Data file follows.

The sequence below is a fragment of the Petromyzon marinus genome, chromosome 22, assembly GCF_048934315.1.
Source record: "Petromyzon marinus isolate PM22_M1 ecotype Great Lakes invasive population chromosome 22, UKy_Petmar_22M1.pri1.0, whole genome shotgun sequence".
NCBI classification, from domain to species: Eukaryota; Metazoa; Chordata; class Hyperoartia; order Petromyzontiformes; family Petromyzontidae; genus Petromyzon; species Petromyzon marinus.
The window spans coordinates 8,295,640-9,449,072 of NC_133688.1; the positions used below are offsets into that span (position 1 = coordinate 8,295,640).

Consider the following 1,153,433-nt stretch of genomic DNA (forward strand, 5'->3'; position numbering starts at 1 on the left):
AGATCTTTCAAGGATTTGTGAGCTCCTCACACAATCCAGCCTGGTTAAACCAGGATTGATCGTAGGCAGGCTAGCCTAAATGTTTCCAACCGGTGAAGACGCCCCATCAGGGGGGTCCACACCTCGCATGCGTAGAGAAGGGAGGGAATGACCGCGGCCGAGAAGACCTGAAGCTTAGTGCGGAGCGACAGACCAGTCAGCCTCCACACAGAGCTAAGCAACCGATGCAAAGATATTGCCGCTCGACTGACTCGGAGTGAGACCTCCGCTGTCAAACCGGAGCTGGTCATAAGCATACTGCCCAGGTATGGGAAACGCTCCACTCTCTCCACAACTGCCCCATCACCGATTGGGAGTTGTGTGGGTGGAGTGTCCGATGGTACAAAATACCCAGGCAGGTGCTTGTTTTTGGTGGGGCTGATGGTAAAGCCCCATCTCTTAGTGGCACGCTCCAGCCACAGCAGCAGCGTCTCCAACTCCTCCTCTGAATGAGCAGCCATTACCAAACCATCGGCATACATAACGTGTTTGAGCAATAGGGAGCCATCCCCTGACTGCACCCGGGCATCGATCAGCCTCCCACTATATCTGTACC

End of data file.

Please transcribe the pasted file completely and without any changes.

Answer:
The sequence below is a fragment of the Petromyzon marinus genome, chromosome 22, assembly GCF_048934315.1.
Source record: "Petromyzon marinus isolate PM22_M1 ecotype Great Lakes invasive population chromosome 22, UKy_Petmar_22M1.pri1.0, whole genome shotgun sequence".
NCBI classification, from domain to species: Eukaryota; Metazoa; Chordata; class Hyperoartia; order Petromyzontiformes; family Petromyzontidae; genus Petromyzon; species Petromyzon marinus.
The window spans coordinates 8,295,640-9,449,072 of NC_133688.1; the positions used below are offsets into that span (position 1 = coordinate 8,295,640).

Consider the following 1,153,433-nt stretch of genomic DNA (forward strand, 5'->3'; position numbering starts at 1 on the left):
AGATCTTTCAAGGATTTGTGAGCTCCTCACACAATCCAGCCTGGTTAAACCAGGATTGATCGTAGGCAGGCTAGCCTAAATGTTTCCAACCGGTGAAGACGCCCCATCAGGGGGGTCCACACCTCGCATGCGTAGAGAAGGGAGGGAATGACCGCGGCCGAGAAGACCTGAAGCTTAGTGCGGAGCGACAGACCAGTCAGCCTCCACACAGAGCTAAGCAACCGATGCAAAGATATTGCCGCTCGACTGACTCGGAGTGAGACCTCCGCTGTCAAACCGGAGCTGGTCATAAGCATACTGCCCAGGTATGGGAAACGCTCCACTCTCTCCACAACTGCCCCATCACCGATTGGGAGTTGTGTGGGTGGAGTGTCCGATGGTACAAAATACCCAGGCAGGTGCTTGTTTTTGGTGGGGCTGATGGTAAAGCCCCATCTCTTAGTGGCACGCTCCAGCCACAGCAGCAGCGTCTCCAACTCCTCCTCTGAATGAGCAGCCATTACCAAACCATCGGCATACATAACGTGTTTGAGCAATAGGGAGCCATCCCCTGACTGCACCCGGGCATCGATCAGCCTCCCACTATATCTGTACC